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As the school year ends, many districts expand summer school options

Students attending summer school at Munger Elementary-Middle School in Detroit wait their turn to enter for class on July 23. (Kayla Ruble for The Washington Post)
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Summer school.

In the past, no two words provoked more dread for American students. And many teachers didn’t feel much differently. The mention of summer school conjured up images of sweaty classrooms and dreary assignments meted out as makeup work for a year of flunked tests, missing projects or excessive absences. It wasn’t meant as punishment, but it could feel like it.

As schools approach the end of a full year of pandemic learning, however, summer school is being reimagined and broadened into what is likely to be the most expansive — and expensive — summer programming in modern history, funded in large part by the recently passed $1.9 trillion American Rescue Plan Act. Education leaders see it as a desperately needed remedy for a calamitous school year that left many students across the country struggling and falling behind.

School districts are exploring classes that go beyond addressing learning loss and remedial work to provide social interactions and emotional support for students of every age group. Some districts are even envisioning a robust summer school program as part of an experiment in a move to year-round learning. At the same time, they are faced with the reality that teachers are exhausted after a grinding and chaotic school year and may not be able to hire all the staff they need. But their ambitions for the summer are big.

“Traditionally, summer school has been a program for kids that have not done well in school to try to make up. This year’s going to be different because now that applies to everybody,” said Daniel A. Domenech, executive director of the American Association of School Administrators.

High school students who need to attend a summer session to secure missing credits toward graduation will still be able to do so. But many districts, Domenech said, are also targeting elementary school students who need extra help keeping pace with their peers and special-needs students who weren’t able to get the in-person instruction they required during the pandemic.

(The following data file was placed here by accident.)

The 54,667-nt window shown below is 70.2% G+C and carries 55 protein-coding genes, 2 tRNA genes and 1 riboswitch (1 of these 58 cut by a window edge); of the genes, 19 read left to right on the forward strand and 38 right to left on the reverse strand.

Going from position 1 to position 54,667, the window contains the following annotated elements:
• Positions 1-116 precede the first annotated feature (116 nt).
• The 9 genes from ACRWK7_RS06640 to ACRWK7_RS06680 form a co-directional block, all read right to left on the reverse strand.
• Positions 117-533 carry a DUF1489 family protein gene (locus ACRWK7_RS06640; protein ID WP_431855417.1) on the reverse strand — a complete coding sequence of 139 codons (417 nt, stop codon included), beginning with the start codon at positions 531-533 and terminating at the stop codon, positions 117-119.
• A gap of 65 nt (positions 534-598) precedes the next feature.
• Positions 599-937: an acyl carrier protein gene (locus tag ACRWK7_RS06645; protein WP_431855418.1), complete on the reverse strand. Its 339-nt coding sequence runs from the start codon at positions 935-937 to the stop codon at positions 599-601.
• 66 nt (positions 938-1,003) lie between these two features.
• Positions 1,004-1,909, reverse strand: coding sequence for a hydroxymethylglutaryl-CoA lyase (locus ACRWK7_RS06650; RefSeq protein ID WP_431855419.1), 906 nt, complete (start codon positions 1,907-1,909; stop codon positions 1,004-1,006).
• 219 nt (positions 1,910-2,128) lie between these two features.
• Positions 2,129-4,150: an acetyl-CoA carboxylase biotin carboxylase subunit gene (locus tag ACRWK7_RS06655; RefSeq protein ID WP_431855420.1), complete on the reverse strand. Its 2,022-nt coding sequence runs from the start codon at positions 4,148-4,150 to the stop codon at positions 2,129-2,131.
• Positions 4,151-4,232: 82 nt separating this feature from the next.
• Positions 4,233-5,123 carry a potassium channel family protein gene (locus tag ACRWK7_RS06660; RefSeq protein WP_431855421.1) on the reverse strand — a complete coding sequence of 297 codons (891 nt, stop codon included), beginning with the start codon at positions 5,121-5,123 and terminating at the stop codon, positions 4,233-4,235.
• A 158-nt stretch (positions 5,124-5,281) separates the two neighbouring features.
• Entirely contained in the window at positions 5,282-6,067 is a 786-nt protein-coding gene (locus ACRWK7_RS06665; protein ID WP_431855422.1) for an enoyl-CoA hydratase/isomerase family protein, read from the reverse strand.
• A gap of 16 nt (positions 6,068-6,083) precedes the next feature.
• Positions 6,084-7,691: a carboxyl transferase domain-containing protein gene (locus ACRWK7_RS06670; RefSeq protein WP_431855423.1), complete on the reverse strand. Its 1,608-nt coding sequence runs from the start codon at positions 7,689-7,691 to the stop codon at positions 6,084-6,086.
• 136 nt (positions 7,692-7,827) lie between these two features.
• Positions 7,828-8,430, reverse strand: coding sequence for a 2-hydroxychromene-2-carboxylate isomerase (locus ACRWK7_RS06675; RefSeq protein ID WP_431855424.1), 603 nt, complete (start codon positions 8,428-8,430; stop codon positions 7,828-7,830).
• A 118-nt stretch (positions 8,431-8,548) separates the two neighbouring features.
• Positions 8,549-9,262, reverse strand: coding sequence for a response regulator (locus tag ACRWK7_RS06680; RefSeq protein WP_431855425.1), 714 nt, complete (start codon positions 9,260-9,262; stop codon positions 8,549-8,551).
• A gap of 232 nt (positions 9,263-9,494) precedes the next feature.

They are not only concentrating on academics but also addressing social and emotional needs of students that were made far worse as their lives were disrupted by the coronavirus. Although most districts are making summer school voluntary, districts are expecting demand for spots will be greater than ever. The summer session in Fairfax, Va., for instance, will serve 10 times as many students as usual, officials said.

Remote learning has presented unique challenges for students, like Ana Reyes, who are also immigrants and speak English as as second language. (Video: Whitney Leaming, Lindsey Sitz/The Washington Post)

How the pandemic is reshaping education

Education Secretary Miguel Cardona said schools need to be creative and employ a “sense of urgency” to summer programming. “The summer learning experiences we’re talking about now really need to be better than they ever were in the past,” he said in a call with reporters earlier this month.

Cardona also said districts will need to work with local community groups and organizations such as Boys & Girls Clubs of America to create additional learning opportunities and experiences for children.

The Education Department — in partnership with the Council of Chief State School Officers and the National Governors Association — is launching an effort this month to encourage states to use American Rescue Plan funding for programs that will address lost instructional time as well as other activities, especially for underserved communities.

Some school districts that have struggled to afford offering summer school courses in the past are now able to make them available with the funding allocated by Congress. In fact, in the American Rescue Plan, Congress set aside $1.2 billion that states, districts and schools must use to build successful summer programs. And it requires districts to spend 20 percent of their funding on mitigation of learning loss, which could include summer school.

Philadelphia schools superintendent William R. Hite Jr. announced two weeks ago that the district would provide summer school opportunities “for any family who wants their child in some sort of program.” And earlier this month, North Carolina lawmakers passed a bill requiring that districts offer students at least six weeks of summer school. On Tuesday, the East St. Louis, Ill., school district board extended its school year by adding an additional month of required classes.

More than just classroom instruction

“What’s unique to this moment to some degree is the need for a comprehensive whole-child approach,” said Aaron Philip Dworkin, CEO of the National Summer Learning Association. “There has been real trauma and negative impacts on communities of color and low-income communities. More people lost their jobs and died in certain communities. More need social-emotional learning than ever.”

“You can’t say to kids, ‘Welcome back, we’re glad to see you. We’ll ignore the trauma you have had. Now let’s do reading and math,’ ” Dworkin said. He added that he hopes districts are not just “throwing together” programs with new federal money.

Along with academics, he said, students will need health and fitness programs as well as artistic opportunities. “A lot of research shows that students who do art and academics do better academically than students who are in academic-only programs,” he said.

A problem for summer school, Dworkin said, is that it has historically had a reputation for being punitive and mandatory for just a few remedial students.

“We need to make it great so that everybody wants to come, no stigma attached,” he said. “That’s the shift.”

Will school be back to normal this fall? Kind of. Sort of. Maybe

In the San Diego Unified School District, the school board recently approved $22 million for a comprehensive summer program that includes academic learning — in person and remote — as well as other learning experiences.